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Vitamin D Deficiency is Epidemic Around the World

Vitamin D Deficiency is Epidemic Around the World

Story at-a-glance

  • A two-year-long community project implemented at the Medical University of South Carolina confirms 40 to 60 percent of preterm births are prevented by raising pregnant women’s vitamin D to a level of 40 ng/mL
  • Vitamin D optimization also reduces the mother’s risk of preeclampsia, gestational diabetes and prenatal infections by approximately 50 percent
  • Children born of vitamin D-deficient mothers have higher risk of allergies and asthma, colds and flu, dental cavities, diabetes and autism, as well as a higher risk of stroke and cardiovascular disease in later life

By Dr. Mercola

Despite being simple and inexpensive to address, vitamin D deficiency is epidemic around the world. It's been estimated that if vitamin D levels were raised among the general population, it could prevent chronic diseases that claim nearly a million lives throughout the world each year. Raising vitamin D levels among pregnant women is of particular concern, as insufficiency affects both the mother and her developing child.

Protect Our Children NOW! is a Grassroots Health campaign launched in 2015 to combat vitamin D deficiency among pregnant women worldwide. Research by Grassroots Health shows 40 to 60 percent of preterm births could be prevented by raising pregnant women's vitamin D to a level of 40 nanograms per milliliter (ng/mL). This really seems to be the sweet spot, above which the risk for many complications and health problems dramatically decline.

Preterm birth is defined as a birth before 37 weeks' gestation. One of the reasons GrassrootsHealth created a field trial around pregnancy and preterm birth is because there's a clearly defined timeframe — babies either are or are not preterm, which makes the results unambiguous. Preterm birth is cited as the reason for 28 percent of newborn deaths during the first month of life.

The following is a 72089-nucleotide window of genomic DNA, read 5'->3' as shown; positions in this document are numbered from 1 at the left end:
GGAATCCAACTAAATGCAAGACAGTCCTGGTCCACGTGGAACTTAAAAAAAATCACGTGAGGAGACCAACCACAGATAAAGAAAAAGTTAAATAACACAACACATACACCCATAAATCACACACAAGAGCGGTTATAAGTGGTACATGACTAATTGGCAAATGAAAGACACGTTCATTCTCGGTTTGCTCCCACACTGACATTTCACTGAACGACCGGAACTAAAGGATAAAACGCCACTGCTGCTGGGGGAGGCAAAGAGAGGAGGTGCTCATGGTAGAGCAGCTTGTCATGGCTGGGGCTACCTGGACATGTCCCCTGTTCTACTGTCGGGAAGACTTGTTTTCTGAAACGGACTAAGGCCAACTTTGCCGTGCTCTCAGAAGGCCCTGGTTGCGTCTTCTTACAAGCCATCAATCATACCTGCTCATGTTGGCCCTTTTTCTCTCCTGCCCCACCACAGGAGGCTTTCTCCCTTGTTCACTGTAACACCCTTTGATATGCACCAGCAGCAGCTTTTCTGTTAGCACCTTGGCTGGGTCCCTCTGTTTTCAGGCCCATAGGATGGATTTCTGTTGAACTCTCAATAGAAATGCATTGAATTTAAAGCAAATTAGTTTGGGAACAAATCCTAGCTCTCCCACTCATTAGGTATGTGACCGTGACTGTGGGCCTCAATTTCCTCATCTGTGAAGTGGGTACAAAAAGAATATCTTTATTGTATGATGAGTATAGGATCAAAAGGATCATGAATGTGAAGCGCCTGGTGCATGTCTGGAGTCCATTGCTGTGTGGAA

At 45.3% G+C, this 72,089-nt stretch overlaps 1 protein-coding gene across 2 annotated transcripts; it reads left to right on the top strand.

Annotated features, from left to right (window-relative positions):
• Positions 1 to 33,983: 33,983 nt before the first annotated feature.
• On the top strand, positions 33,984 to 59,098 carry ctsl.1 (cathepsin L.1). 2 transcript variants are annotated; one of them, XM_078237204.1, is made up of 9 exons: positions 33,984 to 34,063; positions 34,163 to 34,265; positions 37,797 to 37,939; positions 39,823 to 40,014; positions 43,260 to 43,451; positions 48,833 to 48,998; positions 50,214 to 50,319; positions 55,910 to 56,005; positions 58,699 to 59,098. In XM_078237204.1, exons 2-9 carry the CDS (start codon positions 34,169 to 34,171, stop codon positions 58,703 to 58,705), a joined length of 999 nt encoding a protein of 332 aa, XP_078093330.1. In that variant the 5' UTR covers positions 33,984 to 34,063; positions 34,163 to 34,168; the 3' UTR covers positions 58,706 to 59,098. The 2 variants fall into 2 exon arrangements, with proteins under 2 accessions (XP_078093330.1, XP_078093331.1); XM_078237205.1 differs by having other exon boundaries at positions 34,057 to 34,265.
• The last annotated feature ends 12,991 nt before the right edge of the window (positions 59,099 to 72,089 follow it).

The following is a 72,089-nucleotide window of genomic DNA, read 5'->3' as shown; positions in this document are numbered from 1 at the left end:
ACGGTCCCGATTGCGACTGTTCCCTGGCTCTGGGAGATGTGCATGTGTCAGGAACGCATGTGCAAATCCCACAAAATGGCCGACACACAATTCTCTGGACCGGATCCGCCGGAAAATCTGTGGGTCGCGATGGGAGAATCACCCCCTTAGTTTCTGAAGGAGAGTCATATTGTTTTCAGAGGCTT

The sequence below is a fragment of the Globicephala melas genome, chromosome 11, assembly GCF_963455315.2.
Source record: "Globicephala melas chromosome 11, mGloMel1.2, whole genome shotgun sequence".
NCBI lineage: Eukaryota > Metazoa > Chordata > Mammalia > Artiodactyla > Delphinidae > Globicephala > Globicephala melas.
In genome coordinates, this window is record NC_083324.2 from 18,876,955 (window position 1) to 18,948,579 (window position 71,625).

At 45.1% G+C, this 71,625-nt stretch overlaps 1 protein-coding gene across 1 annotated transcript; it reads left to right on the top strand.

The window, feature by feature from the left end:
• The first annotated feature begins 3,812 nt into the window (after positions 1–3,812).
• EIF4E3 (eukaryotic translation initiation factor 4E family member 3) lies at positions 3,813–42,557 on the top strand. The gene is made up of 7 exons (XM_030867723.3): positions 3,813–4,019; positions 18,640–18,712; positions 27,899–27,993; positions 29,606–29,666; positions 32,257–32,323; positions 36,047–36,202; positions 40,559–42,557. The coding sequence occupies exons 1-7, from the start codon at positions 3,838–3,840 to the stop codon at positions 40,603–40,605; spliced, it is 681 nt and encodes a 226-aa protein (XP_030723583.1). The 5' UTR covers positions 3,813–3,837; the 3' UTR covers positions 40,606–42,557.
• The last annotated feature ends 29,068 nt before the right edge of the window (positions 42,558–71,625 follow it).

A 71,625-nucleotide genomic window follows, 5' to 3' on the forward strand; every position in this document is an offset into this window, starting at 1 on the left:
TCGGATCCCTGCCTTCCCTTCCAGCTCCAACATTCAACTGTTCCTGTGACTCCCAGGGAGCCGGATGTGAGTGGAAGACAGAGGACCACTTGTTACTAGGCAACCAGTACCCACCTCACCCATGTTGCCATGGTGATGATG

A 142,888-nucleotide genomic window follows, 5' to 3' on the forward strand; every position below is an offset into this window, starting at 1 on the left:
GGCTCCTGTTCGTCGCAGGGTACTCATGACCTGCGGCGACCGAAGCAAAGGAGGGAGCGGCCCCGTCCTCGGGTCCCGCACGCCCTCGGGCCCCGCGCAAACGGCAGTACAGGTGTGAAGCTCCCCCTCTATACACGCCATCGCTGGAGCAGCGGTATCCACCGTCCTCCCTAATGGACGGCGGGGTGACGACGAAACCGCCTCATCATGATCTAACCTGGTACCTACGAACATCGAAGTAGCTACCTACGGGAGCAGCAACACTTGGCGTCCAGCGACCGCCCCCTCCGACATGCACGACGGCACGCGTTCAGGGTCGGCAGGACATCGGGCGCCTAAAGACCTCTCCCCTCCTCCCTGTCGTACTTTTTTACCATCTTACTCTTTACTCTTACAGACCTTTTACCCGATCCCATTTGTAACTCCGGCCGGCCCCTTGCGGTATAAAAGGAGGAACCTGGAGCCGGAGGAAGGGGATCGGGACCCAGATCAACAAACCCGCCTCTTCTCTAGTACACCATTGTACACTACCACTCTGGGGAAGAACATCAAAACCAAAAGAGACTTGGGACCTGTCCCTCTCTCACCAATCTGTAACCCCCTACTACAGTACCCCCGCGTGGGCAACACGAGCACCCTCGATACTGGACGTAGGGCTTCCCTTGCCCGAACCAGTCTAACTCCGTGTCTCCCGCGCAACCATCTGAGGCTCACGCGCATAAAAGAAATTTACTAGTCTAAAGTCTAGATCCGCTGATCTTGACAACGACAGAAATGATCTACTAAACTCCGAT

Preterm babies are also more likely to suffer health problems later on, including a higher risk of ADHD, cerebral palsy, autism, asthma, intestinal problems, pneumonia, vision problems, hearing loss and dental problems. As of 2015, the U.S. had a preterm birth rate of 9.6 percent, meaning nearly 1 in 10 babies were born prematurely. The U.S., while one of the most advanced countries in the world, ranked No. 130 in preterm births out of 184 countries in 2010.

The Benefits of Optimizing Vitamin D During Pregnancy

Protect Our Children NOW! is a cost-effective, reproducible program that protects children by ensuring pregnant mothers are vitamin D sufficient. Aside from halving the risk for preterm birth, vitamin D optimization also reduces the mother's risk of preeclampsiagestational diabetes and prenatal infections by approximately 50 percent.1

Research also confirms there is a lifelong impact for children born of vitamin D-deficient mothers, ranging from childhood allergies and asthma to more frequent colds and flu, dental cavities, diabetes, autism and even strokes and cardiovascular disease in later life. All of these conditions can be reduced by optimizing vitamin D during pregnancy.2,3,4

According to the 2015 Save the Children report5 on the health of mothers around the world, the U.S. ranked worst among developed countries. American women face a 1 in 1,800 risk of dying during pregnancy, and are more than 10 times as likely to die from pregnancy-related causes than women in Belarus, Poland and Australia. We now have an unprecedented opportunity to change this abysmal track record.

  • August 09, 2017
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